Check out the amazing typography of the two ‘G’ characters (in “dog” and “rag”) in the headline of this sheet music title page:
That’s from 1914, right at the moment of change between 19th and 20th century musical styles. Scott Joplin was in the terminal stages of the syphilis that killed him, too sick to play, living on his wife’s earnings from running a whorehouse in the Bronx. The hot style had emerged but didn’t have a name yet. The Original Dixieland Jass Band’s watershed hit “Livery Stable Blues” was three years in the future.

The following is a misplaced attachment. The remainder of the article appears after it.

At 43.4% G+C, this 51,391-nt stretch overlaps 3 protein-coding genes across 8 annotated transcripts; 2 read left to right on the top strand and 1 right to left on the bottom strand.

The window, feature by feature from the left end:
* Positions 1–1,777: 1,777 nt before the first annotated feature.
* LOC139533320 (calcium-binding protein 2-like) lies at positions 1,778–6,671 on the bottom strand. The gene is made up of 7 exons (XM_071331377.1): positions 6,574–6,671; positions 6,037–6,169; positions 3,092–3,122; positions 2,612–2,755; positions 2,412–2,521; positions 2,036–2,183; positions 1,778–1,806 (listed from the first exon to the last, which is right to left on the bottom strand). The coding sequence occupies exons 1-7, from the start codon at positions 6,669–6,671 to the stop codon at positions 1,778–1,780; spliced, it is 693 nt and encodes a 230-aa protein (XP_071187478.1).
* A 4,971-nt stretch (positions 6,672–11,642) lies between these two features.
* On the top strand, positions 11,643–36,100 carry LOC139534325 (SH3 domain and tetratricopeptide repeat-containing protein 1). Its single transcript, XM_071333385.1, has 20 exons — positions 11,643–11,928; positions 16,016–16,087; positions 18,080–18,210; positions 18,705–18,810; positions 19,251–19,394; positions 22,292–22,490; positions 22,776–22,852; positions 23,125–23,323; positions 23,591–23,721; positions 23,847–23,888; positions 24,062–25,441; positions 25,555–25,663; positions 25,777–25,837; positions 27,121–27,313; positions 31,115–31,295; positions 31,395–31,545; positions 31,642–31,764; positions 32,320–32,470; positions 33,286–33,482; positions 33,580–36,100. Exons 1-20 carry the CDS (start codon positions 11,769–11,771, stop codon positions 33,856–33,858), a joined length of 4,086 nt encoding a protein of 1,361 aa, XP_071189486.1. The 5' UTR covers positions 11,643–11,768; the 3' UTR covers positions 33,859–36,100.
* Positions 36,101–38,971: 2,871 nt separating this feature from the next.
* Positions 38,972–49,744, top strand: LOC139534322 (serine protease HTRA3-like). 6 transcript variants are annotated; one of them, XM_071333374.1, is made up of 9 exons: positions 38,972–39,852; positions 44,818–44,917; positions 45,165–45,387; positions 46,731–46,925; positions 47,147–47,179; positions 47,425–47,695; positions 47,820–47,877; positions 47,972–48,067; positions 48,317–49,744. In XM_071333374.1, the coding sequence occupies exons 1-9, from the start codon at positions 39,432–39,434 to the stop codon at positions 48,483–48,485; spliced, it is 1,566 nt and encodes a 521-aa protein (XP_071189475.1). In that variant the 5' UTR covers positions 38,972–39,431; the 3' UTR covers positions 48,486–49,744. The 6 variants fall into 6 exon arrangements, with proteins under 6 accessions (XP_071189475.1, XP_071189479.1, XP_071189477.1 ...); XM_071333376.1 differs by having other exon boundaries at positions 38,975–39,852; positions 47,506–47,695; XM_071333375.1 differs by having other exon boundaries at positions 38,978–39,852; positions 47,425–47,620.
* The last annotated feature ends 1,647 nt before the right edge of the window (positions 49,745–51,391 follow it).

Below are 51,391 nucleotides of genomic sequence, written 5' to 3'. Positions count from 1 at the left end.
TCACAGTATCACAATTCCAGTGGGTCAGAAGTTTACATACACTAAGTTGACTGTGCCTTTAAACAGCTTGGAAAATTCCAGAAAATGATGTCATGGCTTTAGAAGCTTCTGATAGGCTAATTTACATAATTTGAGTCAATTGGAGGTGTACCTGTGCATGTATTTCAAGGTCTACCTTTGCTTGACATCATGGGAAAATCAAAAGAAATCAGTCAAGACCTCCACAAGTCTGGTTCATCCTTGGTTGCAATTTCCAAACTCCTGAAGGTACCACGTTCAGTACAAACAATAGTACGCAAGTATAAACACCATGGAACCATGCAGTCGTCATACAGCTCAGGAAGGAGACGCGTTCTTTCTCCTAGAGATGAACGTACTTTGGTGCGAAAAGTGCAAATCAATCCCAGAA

W. C. Handy was around 40, an established musician who had made his mark as the bandleader for Mahara’s Minstrels, one of the biggest minstrel shows at the turn of the 20th century. The first formal “blues” song — also by Handy — had been published the year before, and had been a big hit. This rag didn’t sell well, and in 1919 it would be retitled “Yellow Dog Blues” and republished with a new title page that had neither of these killer ‘G’s.